The study challenges current treatment guidelines which call for a triple therapy, including inhaled corticosteroids, for patients with severe COPD. It is unclear what immediate impact the European study might have on established therapies. (Learn more about the current recommended guidelines at the Global Initiative for Chronic Obstructive Lung Disease, or GOLD.

In a separate study of patients who were 66 years or older, Canadian researchers found that a combination therapy of long-acting β-agonists and inhaled corticosteroids (ICS) was associated with a modestly reduced risk of death (36.4% vs 37.3%) or COPD-related hospitalizations (27.8% vs. 30.1%).

The benefits of the LABA-ICS combination therapy was greater in patients with a comorbidity of asthma with a difference in composite outcome at 5 years reaching -6.5% (at 95% confidence internal, and a hazard ratio of 0.84 at 95% CI) and those who were not receiving inhaled long-acting anticholinergic (LAA) drugs (-8.4%, 95% CI with HR of 0.79 at 95% CI).

Dr. Andrea Gershon, at the Sunnybrook Health Sciences Centre and Institute for Clinical Evaluative Sciences in Toronto, and her colleagues followed nearly 12,000 patients over eight years for the real-world, population-based study.

“Our finding of an association between LABAs and ICSs and outcomes helps clarify the management of patients with COPD and asthma, as many studies of COPD medications have excluded people with asthma and vice versa,” Dr. Gershon was quoted as saying by the Journal of the American Medical Association.

“In addition, practice guidelines for COPD recommend that LABAs be considered first-line treatment while asthma guidelines warn against use of LABAs without ICSs. Our findings also offer insight into the optimal treatment of COPD patients without asthma—those who would not be considered especially corticosteroid responsive.”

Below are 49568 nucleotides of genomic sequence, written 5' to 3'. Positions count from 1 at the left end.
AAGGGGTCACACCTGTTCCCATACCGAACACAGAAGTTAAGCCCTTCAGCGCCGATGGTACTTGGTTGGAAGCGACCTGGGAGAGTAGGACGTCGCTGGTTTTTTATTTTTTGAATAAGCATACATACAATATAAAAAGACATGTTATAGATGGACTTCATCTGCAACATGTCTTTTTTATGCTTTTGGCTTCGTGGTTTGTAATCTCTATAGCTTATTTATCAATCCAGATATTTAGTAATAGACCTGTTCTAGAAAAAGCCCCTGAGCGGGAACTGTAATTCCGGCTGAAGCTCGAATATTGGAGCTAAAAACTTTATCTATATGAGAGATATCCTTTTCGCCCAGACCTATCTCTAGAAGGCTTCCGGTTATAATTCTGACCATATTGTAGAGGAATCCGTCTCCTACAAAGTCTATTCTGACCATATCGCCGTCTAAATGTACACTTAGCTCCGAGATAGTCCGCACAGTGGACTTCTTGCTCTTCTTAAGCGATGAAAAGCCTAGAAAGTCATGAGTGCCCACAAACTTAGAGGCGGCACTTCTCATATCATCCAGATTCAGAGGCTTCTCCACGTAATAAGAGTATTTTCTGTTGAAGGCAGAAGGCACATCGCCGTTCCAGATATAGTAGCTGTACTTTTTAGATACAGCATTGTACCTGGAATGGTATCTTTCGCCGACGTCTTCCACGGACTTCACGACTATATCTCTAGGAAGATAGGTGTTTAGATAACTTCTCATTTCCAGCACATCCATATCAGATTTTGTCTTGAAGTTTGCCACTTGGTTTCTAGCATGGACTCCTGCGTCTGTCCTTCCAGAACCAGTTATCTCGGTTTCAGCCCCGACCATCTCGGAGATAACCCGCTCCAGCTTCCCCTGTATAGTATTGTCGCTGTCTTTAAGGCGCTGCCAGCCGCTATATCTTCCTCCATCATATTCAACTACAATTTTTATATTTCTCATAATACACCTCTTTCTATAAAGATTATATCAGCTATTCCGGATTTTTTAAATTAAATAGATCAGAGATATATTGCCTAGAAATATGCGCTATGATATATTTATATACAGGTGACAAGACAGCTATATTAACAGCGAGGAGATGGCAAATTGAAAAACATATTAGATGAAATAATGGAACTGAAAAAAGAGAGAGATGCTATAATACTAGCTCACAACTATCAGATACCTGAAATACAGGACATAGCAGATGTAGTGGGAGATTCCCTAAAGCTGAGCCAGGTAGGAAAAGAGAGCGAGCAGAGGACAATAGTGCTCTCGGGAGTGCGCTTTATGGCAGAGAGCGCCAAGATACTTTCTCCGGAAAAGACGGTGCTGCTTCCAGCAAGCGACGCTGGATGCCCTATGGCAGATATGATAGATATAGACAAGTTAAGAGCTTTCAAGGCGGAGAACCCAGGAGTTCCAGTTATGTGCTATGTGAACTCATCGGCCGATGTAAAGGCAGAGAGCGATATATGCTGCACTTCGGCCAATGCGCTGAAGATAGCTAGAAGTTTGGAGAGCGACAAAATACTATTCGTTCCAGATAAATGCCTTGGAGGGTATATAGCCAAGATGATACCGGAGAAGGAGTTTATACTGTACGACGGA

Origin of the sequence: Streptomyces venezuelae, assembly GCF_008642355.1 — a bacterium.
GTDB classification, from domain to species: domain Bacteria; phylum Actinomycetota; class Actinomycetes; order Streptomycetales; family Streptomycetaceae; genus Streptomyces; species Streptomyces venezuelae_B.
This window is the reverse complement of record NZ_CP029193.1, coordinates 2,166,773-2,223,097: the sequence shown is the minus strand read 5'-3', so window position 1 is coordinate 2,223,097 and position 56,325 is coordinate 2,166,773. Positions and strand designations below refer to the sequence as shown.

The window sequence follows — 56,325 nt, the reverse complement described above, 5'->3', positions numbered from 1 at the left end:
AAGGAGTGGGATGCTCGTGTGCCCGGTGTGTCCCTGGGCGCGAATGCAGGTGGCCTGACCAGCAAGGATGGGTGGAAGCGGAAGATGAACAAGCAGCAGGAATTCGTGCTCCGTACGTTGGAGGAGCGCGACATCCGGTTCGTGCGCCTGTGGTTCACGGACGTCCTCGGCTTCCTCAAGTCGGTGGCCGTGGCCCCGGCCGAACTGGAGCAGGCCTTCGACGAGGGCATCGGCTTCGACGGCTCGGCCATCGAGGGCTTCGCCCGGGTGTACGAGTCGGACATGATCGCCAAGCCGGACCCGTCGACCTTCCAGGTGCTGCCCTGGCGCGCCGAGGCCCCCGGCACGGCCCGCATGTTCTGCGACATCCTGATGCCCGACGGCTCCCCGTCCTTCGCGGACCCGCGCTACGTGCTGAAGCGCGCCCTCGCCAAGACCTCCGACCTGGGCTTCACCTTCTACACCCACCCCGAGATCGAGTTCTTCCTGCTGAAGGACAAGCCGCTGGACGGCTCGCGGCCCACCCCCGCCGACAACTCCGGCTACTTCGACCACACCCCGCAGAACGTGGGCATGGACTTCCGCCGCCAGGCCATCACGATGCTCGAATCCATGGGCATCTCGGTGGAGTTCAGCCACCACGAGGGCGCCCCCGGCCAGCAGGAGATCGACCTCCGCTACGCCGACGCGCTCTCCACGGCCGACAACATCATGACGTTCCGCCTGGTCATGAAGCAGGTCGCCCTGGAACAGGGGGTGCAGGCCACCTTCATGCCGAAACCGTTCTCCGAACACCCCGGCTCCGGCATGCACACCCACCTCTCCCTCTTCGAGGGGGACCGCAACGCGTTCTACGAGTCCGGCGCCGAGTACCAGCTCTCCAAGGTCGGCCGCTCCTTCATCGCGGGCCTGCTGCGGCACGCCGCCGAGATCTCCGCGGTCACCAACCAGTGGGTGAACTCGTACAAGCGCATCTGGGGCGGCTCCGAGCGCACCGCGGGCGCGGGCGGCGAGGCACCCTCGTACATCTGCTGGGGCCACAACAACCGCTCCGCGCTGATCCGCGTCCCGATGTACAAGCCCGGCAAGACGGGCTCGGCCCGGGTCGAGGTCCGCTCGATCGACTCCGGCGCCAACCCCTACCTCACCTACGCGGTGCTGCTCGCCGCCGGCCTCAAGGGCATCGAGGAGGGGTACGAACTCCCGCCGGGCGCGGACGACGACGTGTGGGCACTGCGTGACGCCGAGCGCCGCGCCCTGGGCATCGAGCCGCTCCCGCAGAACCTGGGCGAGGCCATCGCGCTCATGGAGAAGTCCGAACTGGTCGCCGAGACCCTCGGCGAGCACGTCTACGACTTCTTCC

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Karl Deisseroth Earns Keio Medical Science Prize for Optogenetics

Keio Prize Awarded to Karl DeisserothKarl Deisseroth was chosen as one of two recipients of this year’s prestigious Keio Medical Science Prize for his “enormous contributions towards the fundamental understanding of brain function in health and disease,” Keio University announced yesterday.

Keio University lauded his efforts in inventing optogenetics, which has been adopted rapidly as a tool to precisely target and demonstrate “causal relationship between neuronal circuits and behavior.”

Thus, Dr. Deisseroth first provided “a method by which all neurons of just one type could be activated or inactivated, leaving the others more or less unaltered” (Francis Crick, 1979), which had been a long-required task in the field of neuroscience.

Optogenetics has further permitted us to control intracellular signals such as calcium and cAMP signals, and thus it can be widely applied to biomedical and life science research. By making optogenetics a reality and leading this new field, Dr. Deisseroth has made enormous contributions towards the fundamental understanding of brain function in health and disease.

“It is a tremendous honor to receive the 2014 Keio Medical Science Prize, in recognition of our efforts to develop optogenetics,” Deisseroth told Keio University. “Prize is particularly meaningful because optogenetics originated as a tool to study the basic science of biology, not medical illness.”

But optogenetic investigations into forms of Parkinson’s in rodent models have already helped neurosurgeons better target implanted stimulating electrodes. Some Parkinson’s patients receive implanted electrodes as part of their treatment to reduce symptoms. However, the precise neuronal connections to target had been up for debate–until optogenetics helped pinpoint the wiring.

“Now neurosurgeons are finding that placing their electrical contacts to target connections gives better results in treating symptoms in people with Parkinson’s and many other conditions,” Deisseroth told Standord News Service in an interview.